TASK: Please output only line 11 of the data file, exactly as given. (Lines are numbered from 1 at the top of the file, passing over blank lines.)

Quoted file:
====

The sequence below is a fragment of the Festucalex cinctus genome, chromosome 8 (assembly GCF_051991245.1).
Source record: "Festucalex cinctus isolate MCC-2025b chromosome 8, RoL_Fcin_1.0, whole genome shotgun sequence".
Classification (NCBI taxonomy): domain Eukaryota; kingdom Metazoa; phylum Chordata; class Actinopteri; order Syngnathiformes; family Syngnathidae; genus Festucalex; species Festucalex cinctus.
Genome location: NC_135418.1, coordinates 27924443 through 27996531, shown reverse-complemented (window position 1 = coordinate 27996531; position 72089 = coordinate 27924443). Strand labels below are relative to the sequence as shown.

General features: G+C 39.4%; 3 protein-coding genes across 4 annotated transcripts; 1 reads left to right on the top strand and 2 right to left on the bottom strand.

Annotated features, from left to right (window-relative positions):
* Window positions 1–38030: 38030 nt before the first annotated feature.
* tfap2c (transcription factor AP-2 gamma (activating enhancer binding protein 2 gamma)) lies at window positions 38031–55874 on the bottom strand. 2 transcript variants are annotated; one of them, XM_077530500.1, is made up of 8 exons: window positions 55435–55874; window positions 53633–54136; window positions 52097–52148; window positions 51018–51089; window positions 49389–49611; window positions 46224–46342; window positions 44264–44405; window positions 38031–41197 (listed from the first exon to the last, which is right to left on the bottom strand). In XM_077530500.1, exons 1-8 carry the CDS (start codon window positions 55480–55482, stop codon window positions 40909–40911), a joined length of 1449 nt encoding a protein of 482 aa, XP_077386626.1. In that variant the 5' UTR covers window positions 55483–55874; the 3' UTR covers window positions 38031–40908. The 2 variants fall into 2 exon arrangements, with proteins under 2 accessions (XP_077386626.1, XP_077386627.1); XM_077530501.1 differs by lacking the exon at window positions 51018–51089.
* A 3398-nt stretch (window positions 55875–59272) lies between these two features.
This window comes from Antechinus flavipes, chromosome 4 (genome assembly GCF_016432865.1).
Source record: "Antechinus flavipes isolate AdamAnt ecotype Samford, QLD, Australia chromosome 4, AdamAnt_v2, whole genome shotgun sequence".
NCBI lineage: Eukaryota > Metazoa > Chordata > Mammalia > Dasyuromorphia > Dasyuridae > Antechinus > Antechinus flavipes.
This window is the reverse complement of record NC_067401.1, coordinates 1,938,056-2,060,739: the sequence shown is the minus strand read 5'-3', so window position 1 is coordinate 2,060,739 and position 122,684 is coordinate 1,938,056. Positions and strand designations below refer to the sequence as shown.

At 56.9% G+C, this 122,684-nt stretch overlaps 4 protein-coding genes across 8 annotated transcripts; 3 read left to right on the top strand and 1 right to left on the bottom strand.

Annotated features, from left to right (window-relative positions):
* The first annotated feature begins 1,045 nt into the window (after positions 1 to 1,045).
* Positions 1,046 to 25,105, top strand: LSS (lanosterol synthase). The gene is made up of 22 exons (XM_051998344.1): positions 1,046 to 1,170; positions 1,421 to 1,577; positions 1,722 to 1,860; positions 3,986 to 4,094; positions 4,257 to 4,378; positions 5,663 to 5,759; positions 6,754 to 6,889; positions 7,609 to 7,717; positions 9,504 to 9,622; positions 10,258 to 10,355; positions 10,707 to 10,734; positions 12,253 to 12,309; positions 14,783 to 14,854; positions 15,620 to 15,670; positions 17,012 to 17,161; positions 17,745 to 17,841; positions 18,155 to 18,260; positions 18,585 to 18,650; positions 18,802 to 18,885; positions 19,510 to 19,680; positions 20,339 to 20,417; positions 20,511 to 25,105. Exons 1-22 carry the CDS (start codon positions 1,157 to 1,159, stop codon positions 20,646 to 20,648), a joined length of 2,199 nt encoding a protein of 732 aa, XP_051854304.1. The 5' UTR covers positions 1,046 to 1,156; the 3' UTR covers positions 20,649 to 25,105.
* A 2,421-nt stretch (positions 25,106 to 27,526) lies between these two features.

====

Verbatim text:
Source record: "Antechinus flavipes isolate AdamAnt ecotype Samford, QLD, Australia chromosome 4, AdamAnt_v2, whole genome shotgun sequence".